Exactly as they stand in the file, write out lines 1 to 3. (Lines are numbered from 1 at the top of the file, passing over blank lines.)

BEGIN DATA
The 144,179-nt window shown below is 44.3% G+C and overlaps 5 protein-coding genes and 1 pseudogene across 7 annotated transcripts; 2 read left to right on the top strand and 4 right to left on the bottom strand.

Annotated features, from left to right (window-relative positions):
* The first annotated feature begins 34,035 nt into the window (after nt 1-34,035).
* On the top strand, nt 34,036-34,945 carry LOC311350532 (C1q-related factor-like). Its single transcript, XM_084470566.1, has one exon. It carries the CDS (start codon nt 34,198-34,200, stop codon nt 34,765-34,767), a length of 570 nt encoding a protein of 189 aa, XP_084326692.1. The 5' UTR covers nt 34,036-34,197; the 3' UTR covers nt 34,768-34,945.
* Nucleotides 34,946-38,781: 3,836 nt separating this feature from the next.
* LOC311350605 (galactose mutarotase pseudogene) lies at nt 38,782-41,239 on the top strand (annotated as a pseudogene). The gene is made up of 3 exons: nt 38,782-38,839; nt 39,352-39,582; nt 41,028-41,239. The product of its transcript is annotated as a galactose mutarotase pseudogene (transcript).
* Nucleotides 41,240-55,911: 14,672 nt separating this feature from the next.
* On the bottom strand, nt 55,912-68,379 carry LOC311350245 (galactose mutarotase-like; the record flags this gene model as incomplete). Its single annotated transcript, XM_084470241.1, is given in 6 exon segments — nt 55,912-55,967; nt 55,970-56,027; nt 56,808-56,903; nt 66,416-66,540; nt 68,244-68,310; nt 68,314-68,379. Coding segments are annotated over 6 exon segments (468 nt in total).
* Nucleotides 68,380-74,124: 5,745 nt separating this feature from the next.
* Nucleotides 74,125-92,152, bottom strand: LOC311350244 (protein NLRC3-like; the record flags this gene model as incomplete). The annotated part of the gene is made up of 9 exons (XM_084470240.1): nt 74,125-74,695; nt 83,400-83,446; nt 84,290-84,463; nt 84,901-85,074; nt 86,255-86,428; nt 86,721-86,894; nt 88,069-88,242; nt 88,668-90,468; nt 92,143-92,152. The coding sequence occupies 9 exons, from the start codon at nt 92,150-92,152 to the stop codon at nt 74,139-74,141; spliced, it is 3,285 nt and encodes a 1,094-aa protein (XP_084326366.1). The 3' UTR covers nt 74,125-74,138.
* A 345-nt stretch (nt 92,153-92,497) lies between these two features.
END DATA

The 144,179-nt window shown below is 44.3% G+C and overlaps 5 protein-coding genes and 1 pseudogene across 7 annotated transcripts; 2 read left to right on the top strand and 4 right to left on the bottom strand.

Annotated features, from left to right (window-relative positions):
* The first annotated feature begins 34,035 nt into the window (after nt 1-34,035).